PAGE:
Foreign News: Opinion
Chair of the Blue Ribbon Committee whether she knew that she’s signing a contract with a company owned by her brother, the secretary said
she didn’t know and that no one told her or warned her about it. Really? As we all know, the law prohibits it and the Philippine Constitution is very
specific about it. With such a high government position, all expect a department secretary to know such a basic law. “Ignorance of the law
excuses no one,” as often said and quoted in courts. But I don’t believe in the secretary’s ignorance. Maybe she thought signing a contract with
the PTV 4 Station wouldn’t do her any harm; but specifying which program to put the ad money into did her in.
I was fascinated by the questions of the Blue Ribbon Committee Chairman, Senator Richard Gordon, which truly enlightened the people
listening to, or watching, the senate hearing. Before shooting his questions, Gordon said it’s customary for government agencies placing
advertisements to make sure the TV programs where ads are placed rank high in terms of viewership. Unfortunately, he said the brother’s
program rank below the spectrum, too far behind news programs that should have been where ads were placed. (And the ranking even came
from the PTV 4 Channel itself!) The block-timer isn’t a news program but a public-service one that caters to people with complaints (against any
government agency or personnel, or against any private individual or entity). Gordon also asked whether the Tourism Department has a Media
Buyer that could have scrutinized which program to place ads to, and make sure the client gets its money’s worth. While the secretary
emphasized their intention to help the government-run TV Station via their ads, the PTV 4 Station Manager admitted that they only got around Php
20 Million ($400K) from the deal. The secretary’s brother pocketed most of it.
“Corruption must stop NOW!” is the most common quotation coming from the Philippine President, and I must give Duterte credit for his
relentless effort to rid government of corruption. He has kicked out of office many high-ranking officials, many of whom were personal friends,
college buddies, and people who helped him get elected. He continues to investigate government officials and personnel with questionable
wealth, connection to drug rings, and extreme political influence. There’s no question Duterte meant to fulfil his election promise that he would
strive to cleanse the government of corruption. Even law-enforcement agencies like the Philippine National Police are not exempt from deep
scrutiny. As a result of Duterte’s fight against corruption, people are now lodging complaints, strengthened by the belief that Duterte would
suppor them. It’s interesting to hear daily news of government officials caught doing questionable transactions, even traffic policemen getting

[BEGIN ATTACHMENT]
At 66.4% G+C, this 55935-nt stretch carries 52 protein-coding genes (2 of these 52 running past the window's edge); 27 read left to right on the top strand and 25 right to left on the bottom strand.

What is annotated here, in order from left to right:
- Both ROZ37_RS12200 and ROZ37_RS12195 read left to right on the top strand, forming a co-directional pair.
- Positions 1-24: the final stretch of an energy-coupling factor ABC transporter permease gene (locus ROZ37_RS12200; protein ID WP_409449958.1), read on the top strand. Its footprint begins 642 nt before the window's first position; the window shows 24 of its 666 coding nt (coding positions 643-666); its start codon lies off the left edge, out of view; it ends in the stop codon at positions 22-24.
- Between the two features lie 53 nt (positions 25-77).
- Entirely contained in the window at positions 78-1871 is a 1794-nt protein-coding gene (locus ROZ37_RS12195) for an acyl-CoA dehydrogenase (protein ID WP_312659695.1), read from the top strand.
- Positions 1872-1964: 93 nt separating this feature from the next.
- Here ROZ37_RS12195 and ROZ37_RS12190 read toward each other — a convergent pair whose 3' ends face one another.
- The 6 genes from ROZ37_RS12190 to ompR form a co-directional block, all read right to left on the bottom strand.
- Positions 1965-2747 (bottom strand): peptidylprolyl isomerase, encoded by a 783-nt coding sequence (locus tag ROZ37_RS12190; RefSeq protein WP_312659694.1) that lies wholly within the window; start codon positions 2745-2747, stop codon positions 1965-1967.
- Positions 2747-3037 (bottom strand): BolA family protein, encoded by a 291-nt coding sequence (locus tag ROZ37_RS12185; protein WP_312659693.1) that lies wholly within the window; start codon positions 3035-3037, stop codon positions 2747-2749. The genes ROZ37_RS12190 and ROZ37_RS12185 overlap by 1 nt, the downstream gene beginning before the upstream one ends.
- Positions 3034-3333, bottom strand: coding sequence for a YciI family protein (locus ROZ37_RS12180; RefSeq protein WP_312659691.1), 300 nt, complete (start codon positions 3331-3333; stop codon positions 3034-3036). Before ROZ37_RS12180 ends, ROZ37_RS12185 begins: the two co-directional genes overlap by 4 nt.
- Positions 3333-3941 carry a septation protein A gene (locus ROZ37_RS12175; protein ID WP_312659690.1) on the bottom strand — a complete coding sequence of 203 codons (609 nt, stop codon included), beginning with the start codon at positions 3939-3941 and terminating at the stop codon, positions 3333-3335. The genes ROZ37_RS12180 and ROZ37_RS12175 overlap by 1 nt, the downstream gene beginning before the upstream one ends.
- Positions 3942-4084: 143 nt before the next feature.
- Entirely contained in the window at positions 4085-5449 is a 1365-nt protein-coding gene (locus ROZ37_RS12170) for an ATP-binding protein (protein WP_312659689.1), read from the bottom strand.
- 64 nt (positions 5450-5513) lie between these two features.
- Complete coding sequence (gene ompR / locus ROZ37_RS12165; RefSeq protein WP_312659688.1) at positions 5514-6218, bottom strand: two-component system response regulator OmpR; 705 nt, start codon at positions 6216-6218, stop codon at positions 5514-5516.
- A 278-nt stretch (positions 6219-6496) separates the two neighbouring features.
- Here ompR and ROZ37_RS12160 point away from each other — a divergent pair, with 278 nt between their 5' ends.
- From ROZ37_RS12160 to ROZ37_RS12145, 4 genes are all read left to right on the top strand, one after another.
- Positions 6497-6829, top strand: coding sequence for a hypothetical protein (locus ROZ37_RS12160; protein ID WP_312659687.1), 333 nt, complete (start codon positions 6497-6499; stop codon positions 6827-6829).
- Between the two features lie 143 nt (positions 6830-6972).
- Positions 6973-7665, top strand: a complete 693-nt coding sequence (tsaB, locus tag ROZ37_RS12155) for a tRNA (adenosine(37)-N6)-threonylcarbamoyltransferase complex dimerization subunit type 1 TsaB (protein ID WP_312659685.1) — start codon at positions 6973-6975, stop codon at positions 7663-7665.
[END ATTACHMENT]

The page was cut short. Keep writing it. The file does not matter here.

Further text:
bribes or law-enforcers collecting daily “tax” from business establishments.
However, there are exceptions to the existing efforts of the Duterte administration on this matter. When his son-in-law was mentioned in a
Senate investigation on drugs entering the Customs bureau, he was advised by Duterte to keep mum in order to avoid incriminating himself.
Then, Duterte is openly close to former Senator Ferdinand “Bong” Marcos, Jr., and favouring the guy to be his vice president instead of the current
veep, Lennie Robredo. We have to remember that the Philippine government and the claimants against the Marcoses’s ill-gotten wealth are yet
to get full justice. And the latest, the new Speaker of the Philippines’ House of Representatives, is a former President of the Philippines (2001-
2010), Congresswoman Gloria Macapagal-Arroyo, whose cases of electoral fraud and misuse of state lottery funds were still in the minds of the
Filipinos, despite acquittal by the Supreme Court in 2016. Reportedly, she took the place of former Speaker Pantaleon Alvarez who had a spat
with the President’s daughter, Davao City Mayor Sara Duterte. If media reports were to be believed, then it’s conclusive that being in power truly
has a lot of perks, including choosing leaders in the legislative bodies.
I guess that every country suffers from this disease, although at various levels. If we wonder why people run for political positions, let us admit,
part of their aim is always to enable them to have a taste of power, big or small. It would be wonderful to use that power in order to help the
masses of the people, to promote equality and justice for all, and to promote peace, harmony and security for the country.
By Heidi M. Pascual
It’s probably considered a normal political occurrence nowadays that when a person is in power,
corruption is not far behind. It’s just the strength of that person’s conviction not to fall into the temptation of
amassing illegal wealth or using the position of power to influence major decisions that support certain
groups of people or entities that may impact negatively the country, its citizenry, or its environment.
I was listening to the radio recently when I chanced upon a Blue Ribbon Committee hearing in the Senate
of the Philippines, investigating in-aid-of legislation the advertising contract entered into by the Department
of Tourism with the government T.V. station PTV 4, in the amount of Php 120 million (U.S. $2.4 Million),
which was questioned by the Commission on Audit. At first glance, there was absolutely nothing illegal
about the contract, a government agency supporting another government agency through ad placements.
The problem lies in the fact that the contract specified a program, aired on block time, that is owned by a
company whose owner is the brother of the Dept. Of Tourism Secretary (who resigned recently because of
media scrutiny and expectation that President Rodrigo Duterte would fire her anyway). When asked by the